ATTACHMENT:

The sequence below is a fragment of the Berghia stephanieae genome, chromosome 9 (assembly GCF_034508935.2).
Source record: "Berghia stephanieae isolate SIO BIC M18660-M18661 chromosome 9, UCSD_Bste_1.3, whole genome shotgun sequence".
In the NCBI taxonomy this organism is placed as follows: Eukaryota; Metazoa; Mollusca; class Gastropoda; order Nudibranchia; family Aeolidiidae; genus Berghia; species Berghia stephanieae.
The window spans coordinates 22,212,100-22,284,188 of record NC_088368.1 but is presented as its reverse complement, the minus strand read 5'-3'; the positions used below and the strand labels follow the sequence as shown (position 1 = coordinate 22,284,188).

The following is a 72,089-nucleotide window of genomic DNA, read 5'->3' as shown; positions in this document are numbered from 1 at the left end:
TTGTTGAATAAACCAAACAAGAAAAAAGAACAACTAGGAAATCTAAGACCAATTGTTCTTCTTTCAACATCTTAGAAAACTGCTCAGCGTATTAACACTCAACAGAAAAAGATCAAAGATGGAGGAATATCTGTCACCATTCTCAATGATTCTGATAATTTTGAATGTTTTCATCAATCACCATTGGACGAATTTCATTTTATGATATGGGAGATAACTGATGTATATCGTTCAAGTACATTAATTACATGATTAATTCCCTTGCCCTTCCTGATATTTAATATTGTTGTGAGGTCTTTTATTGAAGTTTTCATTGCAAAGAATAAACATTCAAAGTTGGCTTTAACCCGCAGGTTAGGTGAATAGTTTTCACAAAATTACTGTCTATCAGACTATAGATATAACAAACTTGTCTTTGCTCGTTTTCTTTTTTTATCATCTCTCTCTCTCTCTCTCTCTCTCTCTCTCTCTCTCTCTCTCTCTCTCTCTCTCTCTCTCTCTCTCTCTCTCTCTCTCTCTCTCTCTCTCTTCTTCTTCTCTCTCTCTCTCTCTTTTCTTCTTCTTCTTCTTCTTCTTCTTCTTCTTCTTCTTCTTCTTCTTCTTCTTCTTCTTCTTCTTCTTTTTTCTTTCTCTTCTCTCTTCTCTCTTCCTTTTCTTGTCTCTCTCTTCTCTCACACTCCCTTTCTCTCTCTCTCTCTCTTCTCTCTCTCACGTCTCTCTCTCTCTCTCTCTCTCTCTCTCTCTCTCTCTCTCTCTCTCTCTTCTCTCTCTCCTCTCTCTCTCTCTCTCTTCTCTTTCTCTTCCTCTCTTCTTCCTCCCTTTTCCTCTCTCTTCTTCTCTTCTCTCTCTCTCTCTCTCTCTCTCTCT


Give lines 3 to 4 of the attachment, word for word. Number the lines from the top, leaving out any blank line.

In the NCBI taxonomy this organism is placed as follows: Eukaryota; Metazoa; Mollusca; class Gastropoda; order Nudibranchia; family Aeolidiidae; genus Berghia; species Berghia stephanieae.
The window spans coordinates 22,212,100-22,284,188 of record NC_088368.1 but is presented as its reverse complement, the minus strand read 5'-3'; the positions used below and the strand labels follow the sequence as shown (position 1 = coordinate 22,284,188).